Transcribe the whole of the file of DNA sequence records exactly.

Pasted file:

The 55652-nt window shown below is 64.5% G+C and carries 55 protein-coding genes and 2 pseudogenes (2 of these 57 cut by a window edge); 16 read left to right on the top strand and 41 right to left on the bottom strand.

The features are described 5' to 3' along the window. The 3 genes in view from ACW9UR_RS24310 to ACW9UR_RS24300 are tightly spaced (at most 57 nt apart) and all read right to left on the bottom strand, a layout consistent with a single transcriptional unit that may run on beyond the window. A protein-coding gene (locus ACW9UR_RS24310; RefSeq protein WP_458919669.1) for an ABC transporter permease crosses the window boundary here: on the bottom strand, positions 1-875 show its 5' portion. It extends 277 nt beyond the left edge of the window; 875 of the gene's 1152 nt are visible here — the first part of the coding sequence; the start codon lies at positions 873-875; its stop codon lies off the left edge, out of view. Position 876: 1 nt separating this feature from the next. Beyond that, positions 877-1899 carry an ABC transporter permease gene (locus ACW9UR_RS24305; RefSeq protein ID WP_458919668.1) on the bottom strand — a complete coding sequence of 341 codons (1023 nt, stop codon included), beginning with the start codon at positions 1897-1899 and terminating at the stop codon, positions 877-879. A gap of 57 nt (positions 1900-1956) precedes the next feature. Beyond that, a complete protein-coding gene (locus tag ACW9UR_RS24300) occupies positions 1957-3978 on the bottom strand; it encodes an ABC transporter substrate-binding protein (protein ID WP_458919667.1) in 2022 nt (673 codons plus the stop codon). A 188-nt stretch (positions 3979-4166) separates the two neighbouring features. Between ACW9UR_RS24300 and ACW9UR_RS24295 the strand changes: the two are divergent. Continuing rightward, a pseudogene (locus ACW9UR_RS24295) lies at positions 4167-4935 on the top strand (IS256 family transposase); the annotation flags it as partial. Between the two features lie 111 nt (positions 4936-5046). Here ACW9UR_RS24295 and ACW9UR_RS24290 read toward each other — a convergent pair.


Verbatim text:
The 55652-nt window shown below is 64.5% G+C and carries 55 protein-coding genes and 2 pseudogenes (2 of these 57 cut by a window edge); 16 read left to right on the top strand and 41 right to left on the bottom strand.

The features are described 5' to 3' along the window. The 3 genes in view from ACW9UR_RS24310 to ACW9UR_RS24300 are tightly spaced (at most 57 nt apart) and all read right to left on the bottom strand, a layout consistent with a single transcriptional unit that may run on beyond the window. A protein-coding gene (locus ACW9UR_RS24310; RefSeq protein WP_458919669.1) for an ABC transporter permease crosses the window boundary here: on the bottom strand, positions 1-875 show its 5' portion. It extends 277 nt beyond the left edge of the window; 875 of the gene's 1152 nt are visible here — the first part of the coding sequence; the start codon lies at positions 873-875; its stop codon lies off the left edge, out of view. Position 876: 1 nt separating this feature from the next. Beyond that, positions 877-1899 carry an ABC transporter permease gene (locus ACW9UR_RS24305; RefSeq protein ID WP_458919668.1) on the bottom strand — a complete coding sequence of 341 codons (1023 nt, stop codon included), beginning with the start codon at positions 1897-1899 and terminating at the stop codon, positions 877-879. A gap of 57 nt (positions 1900-1956) precedes the next feature. Beyond that, a complete protein-coding gene (locus tag ACW9UR_RS24300) occupies positions 1957-3978 on the bottom strand; it encodes an ABC transporter substrate-binding protein (protein ID WP_458919667.1) in 2022 nt (673 codons plus the stop codon). A 188-nt stretch (positions 3979-4166) separates the two neighbouring features. Between ACW9UR_RS24300 and ACW9UR_RS24295 the strand changes: the two are divergent. Continuing rightward, a pseudogene (locus ACW9UR_RS24295) lies at positions 4167-4935 on the top strand (IS256 family transposase); the annotation flags it as partial. Between the two features lie 111 nt (positions 4936-5046). Here ACW9UR_RS24295 and ACW9UR_RS24290 read toward each other — a convergent pair.